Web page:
Saying Sorry in song: National Reconciliation Week 2017

BY BELINDA PALMADA @filmfreakrevie1 AND TATIANA PAK @TheatreMusicon

Former Sydney TAFE Media and now music student, Pollyanna Thomson, performed the Sorry Song live at the Ultimo campus on National Sorry Day, May 26.

Pollyanna said it was wonderful to be given the opportunity to perform at such a momentous event.

Singer, musician and Diploma of Music student Pollyanna Thomson. Photo: Belinda Palmada

The day kicks off National Reconciliation Week that concludes on June 3, the 25th anniversary of the landmark Mabo decision that paved the way for the Native Title Act. The week also marks 20 years since the Bringing Them Home report, and 50 years since the May 27, 1967 referendum that gave Aboriginal people the vote and allowed them to be included in the national census.

“It was great because it means a lot to the people in the audience and across Australia,” Pollyanna said.

“It’s great to be able to deliver something that means so much. When I first heard the song and looked at the lyrics to learn it, I was quite shocked because it was about the fact children were stolen.

“It’s quite powerful and it felt really nice to perform for that audience. I hope it helps them get through it.”

She said for her the day represented an acknowledgement of Australian history, what had happened and “saying sorry”.

“It’s all about knowing what was done, knowing that things are wrong.”

Pollyanna, who finished high school last year and is now studying for a Diploma of Music at Ultimo, only had two days to prepare the song.

“I’m happy with how I performed and I’m happy it went well. I got good feedback from everyone and I really enjoyed it,” she said.

“We had ceremonies at my school acknowledging Sorry Day but I had not performed before for an event like this. It’s nice to be a part of it.”

Listen to the Sorry Song and our first podcast commemorating Sorry Day and Reconciliation Week 2017 here.

The Anti-Princess Movement

CELINE SALAMEH speaks with some strong young women in western Sydney about what being a “princess” really means.

The Anti-Princess Movement was originally a blog created by parents who want more for their daughters than the mindless idolisation of princesses that has swept the nations.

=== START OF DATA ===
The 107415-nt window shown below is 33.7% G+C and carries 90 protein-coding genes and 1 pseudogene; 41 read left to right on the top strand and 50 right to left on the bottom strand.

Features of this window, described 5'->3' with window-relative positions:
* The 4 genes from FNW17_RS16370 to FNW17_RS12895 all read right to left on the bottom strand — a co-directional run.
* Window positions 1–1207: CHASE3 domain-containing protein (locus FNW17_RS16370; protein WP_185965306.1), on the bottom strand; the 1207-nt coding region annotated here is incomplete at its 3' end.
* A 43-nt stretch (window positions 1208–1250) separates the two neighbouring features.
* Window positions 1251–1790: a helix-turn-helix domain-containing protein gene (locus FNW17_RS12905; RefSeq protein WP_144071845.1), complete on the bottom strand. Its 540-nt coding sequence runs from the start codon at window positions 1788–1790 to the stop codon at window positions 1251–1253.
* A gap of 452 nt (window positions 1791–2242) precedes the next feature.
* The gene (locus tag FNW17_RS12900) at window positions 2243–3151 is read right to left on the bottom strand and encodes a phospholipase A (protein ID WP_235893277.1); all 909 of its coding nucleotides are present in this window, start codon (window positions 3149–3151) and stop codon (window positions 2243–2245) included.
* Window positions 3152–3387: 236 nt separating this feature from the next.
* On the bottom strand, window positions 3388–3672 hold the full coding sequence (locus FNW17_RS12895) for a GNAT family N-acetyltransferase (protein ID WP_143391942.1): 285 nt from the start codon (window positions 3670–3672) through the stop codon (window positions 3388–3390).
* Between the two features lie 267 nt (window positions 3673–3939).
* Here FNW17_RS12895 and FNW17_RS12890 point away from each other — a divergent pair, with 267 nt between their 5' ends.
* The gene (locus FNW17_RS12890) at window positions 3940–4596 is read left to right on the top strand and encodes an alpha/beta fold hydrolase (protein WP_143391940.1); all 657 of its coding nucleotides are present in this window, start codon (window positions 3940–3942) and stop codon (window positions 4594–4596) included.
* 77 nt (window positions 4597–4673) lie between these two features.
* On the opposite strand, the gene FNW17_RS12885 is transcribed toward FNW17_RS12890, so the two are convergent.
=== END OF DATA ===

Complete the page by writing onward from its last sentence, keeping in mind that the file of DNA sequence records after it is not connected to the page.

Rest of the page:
It was made in the belief that young girls around the world should be allowed the intelligence and the freedom to choose their own futures, without society forcing upon them the expectations of pink, frilly dresses and an over-preoccupation with body image and reliance on the opposite sex.

The founder of the movement, Samantha Turnbull says: ‘My only goal is to inspire other parents or guardians to take a long, hard look at the growing trend of princess-dom that has afflicted our society. What values are we teaching our young girls? How does this contribute to the manner in which females are subsequently viewed by their male counterparts?’

Disparities in the representation of men and women in children’s media has long been an issue.

In recent studies, academics at Florida State University found that gender bias in books has existed for more than 100 years. They identified that in almost 6,000 picture books published between 1900 and 2000, only 7.5% depicted female protagonists. And that is just one aspect of children’s media!

“If all children read is about princesses waiting to be saved by a prince, then the message they learn is that women are not as valuable as men – that we are not equals,” says Samantha. “We need to start early and show children of a young age that men and women are absolutely equal.”

Is the Spirit of Cricket dead?

BY JACK CLIFTON @ontheballaus

“Get ready for a broken F*&$!@% arm!” barks Aussie skipper Michael Clarke at bemused English bowler James Anderson in the latter part of the first Ashes test in 2015.

With those aggressive and crushing words a fire was lit between two of the longest standing rivals in cricket history. Never before had such volatile language been heard and transmitted to households across the world.

Cricket has long been valued and respected as a gentleman’s game, with honour being given to the laws of cricket as well as in the way it is supposed to be played. Of course that can be open to interpretation.